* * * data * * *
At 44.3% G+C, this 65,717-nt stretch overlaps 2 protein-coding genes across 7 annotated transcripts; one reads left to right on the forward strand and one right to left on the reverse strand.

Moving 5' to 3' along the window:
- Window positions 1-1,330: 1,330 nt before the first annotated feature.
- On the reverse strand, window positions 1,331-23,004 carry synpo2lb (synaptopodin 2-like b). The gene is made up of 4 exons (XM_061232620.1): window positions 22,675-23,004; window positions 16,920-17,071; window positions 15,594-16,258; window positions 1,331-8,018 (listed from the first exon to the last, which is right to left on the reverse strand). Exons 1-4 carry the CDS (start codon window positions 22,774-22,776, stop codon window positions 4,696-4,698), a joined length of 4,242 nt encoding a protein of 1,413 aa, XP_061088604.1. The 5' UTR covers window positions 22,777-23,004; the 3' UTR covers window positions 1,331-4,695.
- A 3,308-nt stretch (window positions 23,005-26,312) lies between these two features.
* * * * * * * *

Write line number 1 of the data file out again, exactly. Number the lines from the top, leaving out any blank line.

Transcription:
At 44.3% G+C, this 65,717-nt stretch overlaps 2 protein-coding genes across 7 annotated transcripts; one reads left to right on the forward strand and one right to left on the reverse strand.